Atlantic Salmon

Salmo salar

Illustration of an Atlantic Salmon.

Also Known As

  • Sea run salmon
  • Kelts
  • Black salmon

U.S. farmed Atlantic Salmon is a smart seafood choice because it is grown and harvested under U.S. state and federal regulations.

Environmental Impact

Federal and state regulations and monitoring ensure that salmon farming (as practiced in the United States) has minimal impact on the environment.


Farmed salmon are incredibly efficient at converting feed to edible protein. Alternative feeds are being developed to reduce the amount of fish meal and fish oil.

Farming Methods

Atlantic salmon are spawned and raised in on-land hatcheries until large enough for transfer to net-pens in coastal waters.

Human Health

Atlantic salmon are rich in omega-3 fatty acids. They are not fed or injected with dyes. Antibiotic use is strictly limited in the United States and is prescribed only on a case-by-case basis.

  • Availability

    Available year-round.

  • Source

    Coastal salmon farms, mostly in Maine or Washington.

  • Taste

    Buttery, rich taste. 

  • Texture

    Firm and fatty, rich in omega-3 fatty acids.

  • Color

    Like wild-caught salmon, the flesh is reddish-orange or pink.

  • Health Benefits

    Farmed salmon is low in sodium and contains high levels of omega-3 fatty acids.

U.S. Farming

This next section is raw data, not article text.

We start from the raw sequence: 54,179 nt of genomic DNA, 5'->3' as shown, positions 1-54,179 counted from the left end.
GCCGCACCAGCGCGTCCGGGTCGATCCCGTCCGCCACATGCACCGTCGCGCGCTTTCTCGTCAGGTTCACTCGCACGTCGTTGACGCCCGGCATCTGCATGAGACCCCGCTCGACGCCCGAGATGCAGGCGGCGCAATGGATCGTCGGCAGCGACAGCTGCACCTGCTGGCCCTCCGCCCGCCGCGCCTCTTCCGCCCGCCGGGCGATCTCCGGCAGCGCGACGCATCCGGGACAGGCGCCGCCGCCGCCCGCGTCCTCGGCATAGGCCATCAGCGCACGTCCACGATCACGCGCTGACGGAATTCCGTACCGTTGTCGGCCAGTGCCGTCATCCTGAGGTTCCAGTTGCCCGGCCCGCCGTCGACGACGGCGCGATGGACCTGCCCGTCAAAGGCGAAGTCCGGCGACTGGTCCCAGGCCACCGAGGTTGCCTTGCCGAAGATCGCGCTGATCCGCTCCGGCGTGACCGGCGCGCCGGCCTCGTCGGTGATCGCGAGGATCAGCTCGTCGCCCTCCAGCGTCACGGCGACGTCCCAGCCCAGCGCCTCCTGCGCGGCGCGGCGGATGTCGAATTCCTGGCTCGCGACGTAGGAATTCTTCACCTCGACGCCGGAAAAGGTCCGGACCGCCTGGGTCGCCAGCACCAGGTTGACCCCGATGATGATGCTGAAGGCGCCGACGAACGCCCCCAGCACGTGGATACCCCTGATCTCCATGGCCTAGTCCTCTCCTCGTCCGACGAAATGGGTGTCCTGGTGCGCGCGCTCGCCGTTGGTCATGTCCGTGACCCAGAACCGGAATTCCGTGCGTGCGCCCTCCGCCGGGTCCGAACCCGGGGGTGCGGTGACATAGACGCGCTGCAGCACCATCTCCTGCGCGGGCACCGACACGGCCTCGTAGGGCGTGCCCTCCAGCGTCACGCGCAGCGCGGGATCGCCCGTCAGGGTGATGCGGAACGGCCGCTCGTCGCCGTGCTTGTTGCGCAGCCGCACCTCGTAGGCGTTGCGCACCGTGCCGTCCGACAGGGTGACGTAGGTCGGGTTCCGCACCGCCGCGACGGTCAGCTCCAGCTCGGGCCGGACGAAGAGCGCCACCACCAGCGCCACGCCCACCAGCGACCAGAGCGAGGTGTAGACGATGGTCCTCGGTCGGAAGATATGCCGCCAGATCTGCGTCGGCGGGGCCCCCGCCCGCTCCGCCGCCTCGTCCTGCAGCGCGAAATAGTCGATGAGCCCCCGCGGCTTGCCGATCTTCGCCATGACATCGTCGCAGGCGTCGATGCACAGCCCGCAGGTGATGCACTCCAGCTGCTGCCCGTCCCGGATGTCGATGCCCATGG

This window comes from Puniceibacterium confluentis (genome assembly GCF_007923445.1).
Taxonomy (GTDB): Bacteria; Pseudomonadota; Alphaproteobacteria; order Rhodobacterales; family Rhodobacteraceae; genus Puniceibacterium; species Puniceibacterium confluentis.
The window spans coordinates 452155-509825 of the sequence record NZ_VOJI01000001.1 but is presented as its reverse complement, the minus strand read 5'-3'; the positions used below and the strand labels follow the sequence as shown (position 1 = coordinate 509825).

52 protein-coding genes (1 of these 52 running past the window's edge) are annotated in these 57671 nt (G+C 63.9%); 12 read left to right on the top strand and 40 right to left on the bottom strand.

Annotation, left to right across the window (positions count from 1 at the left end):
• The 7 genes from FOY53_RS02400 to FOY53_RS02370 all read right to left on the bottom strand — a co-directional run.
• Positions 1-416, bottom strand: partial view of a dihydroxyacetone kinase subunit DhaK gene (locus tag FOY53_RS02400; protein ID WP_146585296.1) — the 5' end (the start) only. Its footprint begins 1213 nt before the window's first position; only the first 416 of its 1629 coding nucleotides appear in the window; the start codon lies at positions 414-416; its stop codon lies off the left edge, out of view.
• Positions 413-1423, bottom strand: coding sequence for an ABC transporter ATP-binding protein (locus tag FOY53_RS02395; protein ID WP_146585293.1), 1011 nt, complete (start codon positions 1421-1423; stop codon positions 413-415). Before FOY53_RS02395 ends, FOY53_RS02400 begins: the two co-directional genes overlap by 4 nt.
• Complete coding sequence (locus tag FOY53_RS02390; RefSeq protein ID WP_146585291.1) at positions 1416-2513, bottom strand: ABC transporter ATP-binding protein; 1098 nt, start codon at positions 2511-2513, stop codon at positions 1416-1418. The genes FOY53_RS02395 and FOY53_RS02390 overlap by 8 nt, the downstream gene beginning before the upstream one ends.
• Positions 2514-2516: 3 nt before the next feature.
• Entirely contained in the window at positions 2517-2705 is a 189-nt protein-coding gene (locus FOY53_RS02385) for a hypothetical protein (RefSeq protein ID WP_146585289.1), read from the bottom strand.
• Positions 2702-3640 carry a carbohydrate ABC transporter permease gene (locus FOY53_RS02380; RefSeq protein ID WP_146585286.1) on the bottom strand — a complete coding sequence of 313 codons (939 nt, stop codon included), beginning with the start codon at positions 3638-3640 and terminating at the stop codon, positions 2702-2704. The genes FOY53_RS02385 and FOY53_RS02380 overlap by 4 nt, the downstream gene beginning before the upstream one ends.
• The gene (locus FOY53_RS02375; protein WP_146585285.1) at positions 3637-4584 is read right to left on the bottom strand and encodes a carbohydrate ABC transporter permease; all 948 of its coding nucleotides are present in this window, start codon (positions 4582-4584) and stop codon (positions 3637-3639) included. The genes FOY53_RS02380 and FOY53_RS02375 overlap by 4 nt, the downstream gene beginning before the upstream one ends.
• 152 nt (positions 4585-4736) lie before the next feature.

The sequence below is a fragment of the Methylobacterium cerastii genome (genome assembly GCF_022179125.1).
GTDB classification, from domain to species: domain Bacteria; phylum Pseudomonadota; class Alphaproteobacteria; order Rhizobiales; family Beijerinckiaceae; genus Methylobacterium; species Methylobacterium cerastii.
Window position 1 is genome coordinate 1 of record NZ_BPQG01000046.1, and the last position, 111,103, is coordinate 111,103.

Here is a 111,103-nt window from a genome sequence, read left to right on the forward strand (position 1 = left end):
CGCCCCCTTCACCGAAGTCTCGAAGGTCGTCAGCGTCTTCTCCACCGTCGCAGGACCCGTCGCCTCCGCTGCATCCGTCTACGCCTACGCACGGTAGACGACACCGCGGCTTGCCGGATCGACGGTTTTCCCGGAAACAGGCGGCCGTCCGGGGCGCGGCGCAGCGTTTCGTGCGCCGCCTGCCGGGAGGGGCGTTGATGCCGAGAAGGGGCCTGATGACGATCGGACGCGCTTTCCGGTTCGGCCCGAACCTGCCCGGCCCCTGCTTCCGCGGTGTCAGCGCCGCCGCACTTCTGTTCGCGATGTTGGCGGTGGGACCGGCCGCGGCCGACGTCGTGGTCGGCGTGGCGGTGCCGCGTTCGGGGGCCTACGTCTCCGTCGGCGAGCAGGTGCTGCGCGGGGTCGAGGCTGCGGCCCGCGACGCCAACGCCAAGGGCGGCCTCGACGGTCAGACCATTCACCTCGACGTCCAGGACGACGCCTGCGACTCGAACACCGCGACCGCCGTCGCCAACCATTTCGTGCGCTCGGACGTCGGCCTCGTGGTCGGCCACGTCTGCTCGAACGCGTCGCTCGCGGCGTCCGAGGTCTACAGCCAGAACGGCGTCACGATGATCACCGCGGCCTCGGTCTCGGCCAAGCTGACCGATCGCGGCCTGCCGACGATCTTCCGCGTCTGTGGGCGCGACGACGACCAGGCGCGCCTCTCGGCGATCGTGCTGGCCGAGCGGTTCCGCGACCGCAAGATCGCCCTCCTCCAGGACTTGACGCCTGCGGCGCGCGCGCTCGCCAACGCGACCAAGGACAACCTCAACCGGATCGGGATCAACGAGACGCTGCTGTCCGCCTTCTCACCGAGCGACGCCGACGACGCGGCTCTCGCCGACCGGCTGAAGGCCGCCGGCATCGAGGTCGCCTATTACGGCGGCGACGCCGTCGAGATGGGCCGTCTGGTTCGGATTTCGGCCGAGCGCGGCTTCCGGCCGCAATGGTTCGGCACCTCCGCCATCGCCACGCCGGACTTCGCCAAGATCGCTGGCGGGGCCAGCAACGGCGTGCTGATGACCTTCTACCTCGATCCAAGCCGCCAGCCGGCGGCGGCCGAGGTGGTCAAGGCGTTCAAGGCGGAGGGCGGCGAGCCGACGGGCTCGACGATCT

• Permitting for salmon aquaculture is governed by federal, state and local governments.
  • The federal agencies involved are NOAA, the Army Corps of Engineers, U.S. Fish & Wildlife Service, U.S. Department of Agriculture, the Environmental Protection Agency, the Food and Drug Administration, the Bureau of Ocean Energy Management, and the Coast Guard.
  • Salmon farms must adhere to federal regulations including those in the Magnuson-Stevens Fishery Conservation & Management Act, the Endangered Species Act, the National Environmental Policy Act and the Clean Water Act.

Farming Methods

  • Hatchery Production:
    • Salmon hatcheries supply juvenile fish for both stock enhancement and commercial farms.
    • Hatcheries can use captive or wild broodstock.
    • Male and female salmon are spawned, and fertilized eggs are transferred to environmentally controlled tanks.
    • After hatching into fry, juvenile salmon are raised to 40-120 grams and transferred to a grow-out facility or released for stock enhancement.
  • Grow-out Facilities:
    • Farmed salmon grow-out facilities are typically coastal net pens, which are enclosed cages submerged in aquatic environments.
    • Grow-out can also be in full or partial recirculating systems on land.


  • In 2013 the United States produced 43 million pounds of Atlantic salmon, valued at $77 million.

The Science


  • Resource Efficiency:
    • Salmon farming is one of the most resource-efficient methods to produce protein compared to other animal food production.